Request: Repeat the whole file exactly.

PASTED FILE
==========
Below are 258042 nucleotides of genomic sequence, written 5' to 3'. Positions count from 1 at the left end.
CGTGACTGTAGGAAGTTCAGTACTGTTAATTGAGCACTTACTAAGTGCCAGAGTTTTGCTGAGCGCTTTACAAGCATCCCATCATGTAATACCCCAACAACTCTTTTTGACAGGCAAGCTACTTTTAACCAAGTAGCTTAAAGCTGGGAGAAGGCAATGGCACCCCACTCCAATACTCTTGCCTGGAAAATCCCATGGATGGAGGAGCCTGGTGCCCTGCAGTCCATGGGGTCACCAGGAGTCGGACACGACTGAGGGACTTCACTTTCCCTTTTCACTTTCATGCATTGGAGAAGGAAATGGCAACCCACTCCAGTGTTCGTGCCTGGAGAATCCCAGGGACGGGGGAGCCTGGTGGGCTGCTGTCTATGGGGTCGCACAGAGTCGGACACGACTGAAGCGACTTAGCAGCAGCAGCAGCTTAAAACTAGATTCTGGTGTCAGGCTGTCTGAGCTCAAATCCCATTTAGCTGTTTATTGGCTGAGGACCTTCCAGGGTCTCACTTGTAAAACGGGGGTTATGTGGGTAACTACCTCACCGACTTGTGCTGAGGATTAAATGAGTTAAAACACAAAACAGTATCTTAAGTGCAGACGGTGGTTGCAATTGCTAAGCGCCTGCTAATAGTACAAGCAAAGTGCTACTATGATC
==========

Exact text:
Below are 258042 nucleotides of genomic sequence, written 5' to 3'. Positions count from 1 at the left end.
CGTGACTGTAGGAAGTTCAGTACTGTTAATTGAGCACTTACTAAGTGCCAGAGTTTTGCTGAGCGCTTTACAAGCATCCCATCATGTAATACCCCAACAACTCTTTTTGACAGGCAAGCTACTTTTAACCAAGTAGCTTAAAGCTGGGAGAAGGCAATGGCACCCCACTCCAATACTCTTGCCTGGAAAATCCCATGGATGGAGGAGCCTGGTGCCCTGCAGTCCATGGGGTCACCAGGAGTCGGACACGACTGAGGGACTTCACTTTCCCTTTTCACTTTCATGCATTGGAGAAGGAAATGGCAACCCACTCCAGTGTTCGTGCCTGGAGAATCCCAGGGACGGGGGAGCCTGGTGGGCTGCTGTCTATGGGGTCGCACAGAGTCGGACACGACTGAAGCGACTTAGCAGCAGCAGCAGCTTAAAACTAGATTCTGGTGTCAGGCTGTCTGAGCTCAAATCCCATTTAGCTGTTTATTGGCTGAGGACCTTCCAGGGTCTCACTTGTAAAACGGGGGTTATGTGGGTAACTACCTCACCGACTTGTGCTGAGGATTAAATGAGTTAAAACACAAAACAGTATCTTAAGTGCAGACGGTGGTTGCAATTGCTAAGCGCCTGCTAATAGTACAAGCAAAGTGCTACTATGATC